Jose is freakishly entitled: he thinks people should be grateful to get his spam, and that people should, out of courtesy, simply politely decline or ask to be removed from the mailing list. Jose sees himself as participant in a polite conversation, not as the equivalent of a stranger deluging you with unwelcome, over-capitalized and oddly spelled screeds telling you how you can make your dick bigger. Jose is wrong. Jose is a classic loser in high-tech form: someone who makes his money sending insipid spam emails about uninteresting things done by vapid people to masses of people, 99.9% of whom don't care and the other .1% of which only care because they are stupid.
Jose's attitude is typical of his ilk. Remember when we made fun of SEO spammer Jamie Spottz, and he showed up in the commends to tell us we should be grateful like his other clients? Remember Spara Townson, the the marketeer who thinks that the comments to other people's blogs are fair game for her shitty little advertisements? Remember serial spammer Bradley Johnson, who inspired a different marketeer to show up and call us assholes for not just deleting comment spam meekly and moving on? Spammers and other marketeers are entitled. I suspect they feel so entitled because they secretly know what they do is so loathsome. They don't just feel entitled, under the First Amendment, to spam you — they feel entitled to be free of criticism and ridicule for doing it.
But they are not. People like this aren't entitled to such polite deference. They aren't entitled to the expectation that you will simply delete the email or unsubscribe, that you will refrain from telling them what you think of them if it amuses you. They are unwelcome intruders, annoying ten thousand people to get one sale. Fuck 'em. Keep up the good work, Bloggess.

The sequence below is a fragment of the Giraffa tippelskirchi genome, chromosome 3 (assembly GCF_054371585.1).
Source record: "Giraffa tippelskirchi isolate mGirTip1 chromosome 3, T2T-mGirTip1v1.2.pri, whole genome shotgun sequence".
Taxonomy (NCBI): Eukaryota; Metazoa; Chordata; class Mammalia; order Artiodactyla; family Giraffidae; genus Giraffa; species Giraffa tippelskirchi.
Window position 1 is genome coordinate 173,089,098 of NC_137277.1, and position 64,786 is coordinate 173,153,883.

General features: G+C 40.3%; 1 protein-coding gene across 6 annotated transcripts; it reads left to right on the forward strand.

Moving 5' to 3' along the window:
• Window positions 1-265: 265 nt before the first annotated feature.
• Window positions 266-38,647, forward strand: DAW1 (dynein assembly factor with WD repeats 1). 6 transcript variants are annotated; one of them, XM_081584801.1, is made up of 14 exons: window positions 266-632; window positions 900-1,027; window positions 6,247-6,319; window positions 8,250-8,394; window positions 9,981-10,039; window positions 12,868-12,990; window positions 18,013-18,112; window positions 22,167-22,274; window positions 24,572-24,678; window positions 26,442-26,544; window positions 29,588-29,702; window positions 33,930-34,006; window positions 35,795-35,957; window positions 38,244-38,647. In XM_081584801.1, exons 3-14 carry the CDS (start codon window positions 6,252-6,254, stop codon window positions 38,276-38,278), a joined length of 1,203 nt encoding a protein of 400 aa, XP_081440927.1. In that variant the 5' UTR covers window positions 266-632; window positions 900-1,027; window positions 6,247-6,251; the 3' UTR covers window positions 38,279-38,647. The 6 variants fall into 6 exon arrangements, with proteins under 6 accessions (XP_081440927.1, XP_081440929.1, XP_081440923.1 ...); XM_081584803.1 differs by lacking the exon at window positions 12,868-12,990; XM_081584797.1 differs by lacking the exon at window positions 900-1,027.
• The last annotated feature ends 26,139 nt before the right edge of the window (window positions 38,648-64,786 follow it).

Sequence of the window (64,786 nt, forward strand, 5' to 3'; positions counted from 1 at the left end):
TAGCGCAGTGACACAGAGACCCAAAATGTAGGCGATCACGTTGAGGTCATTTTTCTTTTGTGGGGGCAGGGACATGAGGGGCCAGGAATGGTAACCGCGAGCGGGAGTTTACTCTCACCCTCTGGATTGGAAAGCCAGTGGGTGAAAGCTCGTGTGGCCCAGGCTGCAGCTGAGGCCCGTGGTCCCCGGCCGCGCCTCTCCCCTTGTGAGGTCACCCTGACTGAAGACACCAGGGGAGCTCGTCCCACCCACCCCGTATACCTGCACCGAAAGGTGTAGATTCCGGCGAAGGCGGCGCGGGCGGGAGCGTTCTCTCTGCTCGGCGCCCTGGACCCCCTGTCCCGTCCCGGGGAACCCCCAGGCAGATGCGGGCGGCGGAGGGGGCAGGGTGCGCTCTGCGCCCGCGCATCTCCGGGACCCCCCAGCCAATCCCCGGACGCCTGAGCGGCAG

Also, on a pure marketing level — if you were the manager for a celebrity, or an event, or a product brand, and were shopping for a public relations and marketing firm, wouldn't you want to know that this is what the people at Brandlink Communications think is good marketing?
Edited to add: On Twitter, Jose is saying that he was "defending" Wil Wheaton. That's his story. That's his crisis management. He gets paid to do that.
Edited again to add: Consider this post by a PR blogger to demonstrate that not all PR people support spamming — though from the comments to that post, you can see that other PR people still think that there's something wrong with calling spammers out. In a similar vein, consider Scott's encounters with PR entitlement syndrome here and here.
Also, Brandlink's Facebook page now says this:
Earlier in the evening I wrote an email to the Bloggess. She was the wronged party and it is up to her to decide if she wants to post the contents of my email. An apology was included, as were my thoughts on profanity and spamming. A mistake was made, but we will respect the privacy of those involved and deal with it, and the consequences, internally. I have chosen not to remove or block the posts. I do ask that you refrain from obscenities as it wasn't right today, and it isn't necessary now. I hope you will continue to follow us and that we will have the opportunity to earn the respect of those of you who were introduced to us through this situation. Sincerely, Carol Bell- Partner
That's somewhat better. Though "mistake was made" made me guffaw.